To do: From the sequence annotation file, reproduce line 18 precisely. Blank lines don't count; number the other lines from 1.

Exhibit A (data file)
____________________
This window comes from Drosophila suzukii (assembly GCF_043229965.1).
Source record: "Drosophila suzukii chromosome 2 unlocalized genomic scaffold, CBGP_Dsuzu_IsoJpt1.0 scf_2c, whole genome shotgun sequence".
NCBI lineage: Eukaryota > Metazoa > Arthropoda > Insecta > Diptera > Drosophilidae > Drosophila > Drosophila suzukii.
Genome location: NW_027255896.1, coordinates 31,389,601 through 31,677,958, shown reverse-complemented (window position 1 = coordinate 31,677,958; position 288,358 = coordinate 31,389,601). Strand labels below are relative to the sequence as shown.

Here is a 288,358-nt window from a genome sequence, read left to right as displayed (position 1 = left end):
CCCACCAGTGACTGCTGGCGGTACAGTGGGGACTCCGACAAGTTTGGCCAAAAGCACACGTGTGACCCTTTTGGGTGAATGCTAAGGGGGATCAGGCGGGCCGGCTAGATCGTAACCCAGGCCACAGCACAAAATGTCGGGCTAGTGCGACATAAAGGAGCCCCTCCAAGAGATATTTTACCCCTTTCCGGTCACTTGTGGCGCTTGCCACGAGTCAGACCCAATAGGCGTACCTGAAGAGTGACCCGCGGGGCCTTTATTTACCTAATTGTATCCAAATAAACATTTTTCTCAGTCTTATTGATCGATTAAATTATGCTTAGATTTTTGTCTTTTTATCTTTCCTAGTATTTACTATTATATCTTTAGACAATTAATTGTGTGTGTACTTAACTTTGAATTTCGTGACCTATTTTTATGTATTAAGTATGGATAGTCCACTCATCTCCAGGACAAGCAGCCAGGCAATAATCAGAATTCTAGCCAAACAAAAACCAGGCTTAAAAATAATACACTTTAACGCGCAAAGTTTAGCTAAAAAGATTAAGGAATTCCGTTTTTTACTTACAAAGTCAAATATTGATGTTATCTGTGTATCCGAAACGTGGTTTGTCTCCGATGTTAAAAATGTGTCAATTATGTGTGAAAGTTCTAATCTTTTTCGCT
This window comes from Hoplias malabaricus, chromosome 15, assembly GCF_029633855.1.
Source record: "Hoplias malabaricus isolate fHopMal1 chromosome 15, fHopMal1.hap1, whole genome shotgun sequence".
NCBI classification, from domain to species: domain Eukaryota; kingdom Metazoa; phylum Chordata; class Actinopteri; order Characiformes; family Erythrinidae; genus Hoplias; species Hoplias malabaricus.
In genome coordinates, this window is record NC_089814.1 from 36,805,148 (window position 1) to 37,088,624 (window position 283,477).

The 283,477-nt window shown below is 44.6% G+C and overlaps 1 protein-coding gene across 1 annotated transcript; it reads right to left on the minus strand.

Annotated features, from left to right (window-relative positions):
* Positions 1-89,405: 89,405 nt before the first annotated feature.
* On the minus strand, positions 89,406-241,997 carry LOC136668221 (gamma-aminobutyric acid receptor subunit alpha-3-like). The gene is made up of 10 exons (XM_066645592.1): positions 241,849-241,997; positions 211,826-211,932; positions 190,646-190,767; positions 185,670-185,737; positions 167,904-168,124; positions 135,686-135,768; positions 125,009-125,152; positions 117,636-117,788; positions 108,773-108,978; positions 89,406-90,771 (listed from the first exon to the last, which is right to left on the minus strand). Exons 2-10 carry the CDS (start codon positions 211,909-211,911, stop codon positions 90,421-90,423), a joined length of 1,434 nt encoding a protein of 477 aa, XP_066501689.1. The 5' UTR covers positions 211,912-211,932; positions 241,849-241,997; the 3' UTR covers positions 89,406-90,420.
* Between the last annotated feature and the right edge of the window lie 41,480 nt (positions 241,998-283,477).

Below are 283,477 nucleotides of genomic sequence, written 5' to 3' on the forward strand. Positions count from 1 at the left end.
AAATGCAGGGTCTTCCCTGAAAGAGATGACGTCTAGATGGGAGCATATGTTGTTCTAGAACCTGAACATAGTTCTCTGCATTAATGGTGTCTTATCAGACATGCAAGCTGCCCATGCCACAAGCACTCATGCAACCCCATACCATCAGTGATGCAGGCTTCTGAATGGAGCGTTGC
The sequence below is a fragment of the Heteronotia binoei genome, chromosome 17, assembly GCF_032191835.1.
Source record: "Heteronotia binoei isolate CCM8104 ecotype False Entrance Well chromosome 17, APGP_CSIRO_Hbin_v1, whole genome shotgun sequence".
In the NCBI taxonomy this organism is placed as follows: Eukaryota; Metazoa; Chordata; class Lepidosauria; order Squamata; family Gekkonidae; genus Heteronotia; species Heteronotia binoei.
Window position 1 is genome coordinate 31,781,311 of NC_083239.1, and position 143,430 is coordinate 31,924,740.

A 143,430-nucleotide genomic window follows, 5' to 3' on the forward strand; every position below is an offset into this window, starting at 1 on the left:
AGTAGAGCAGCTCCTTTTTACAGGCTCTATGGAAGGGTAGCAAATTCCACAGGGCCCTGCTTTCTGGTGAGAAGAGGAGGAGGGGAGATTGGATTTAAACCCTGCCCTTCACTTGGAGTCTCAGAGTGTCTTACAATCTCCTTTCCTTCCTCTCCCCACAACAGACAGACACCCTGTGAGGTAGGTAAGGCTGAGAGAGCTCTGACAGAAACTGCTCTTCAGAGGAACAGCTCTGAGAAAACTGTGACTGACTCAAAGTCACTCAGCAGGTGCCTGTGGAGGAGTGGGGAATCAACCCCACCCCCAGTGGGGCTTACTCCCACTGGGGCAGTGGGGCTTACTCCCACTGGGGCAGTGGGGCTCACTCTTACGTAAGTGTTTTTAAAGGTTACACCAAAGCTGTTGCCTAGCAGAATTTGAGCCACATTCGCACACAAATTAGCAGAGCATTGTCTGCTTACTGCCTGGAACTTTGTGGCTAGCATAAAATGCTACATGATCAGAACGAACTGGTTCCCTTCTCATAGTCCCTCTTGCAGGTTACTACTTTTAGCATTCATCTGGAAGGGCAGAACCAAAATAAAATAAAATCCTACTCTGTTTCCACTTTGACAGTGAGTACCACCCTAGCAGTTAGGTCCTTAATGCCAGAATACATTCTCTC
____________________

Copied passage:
The sequence below is a fragment of the Heteronotia binoei genome, chromosome 17, assembly GCF_032191835.1.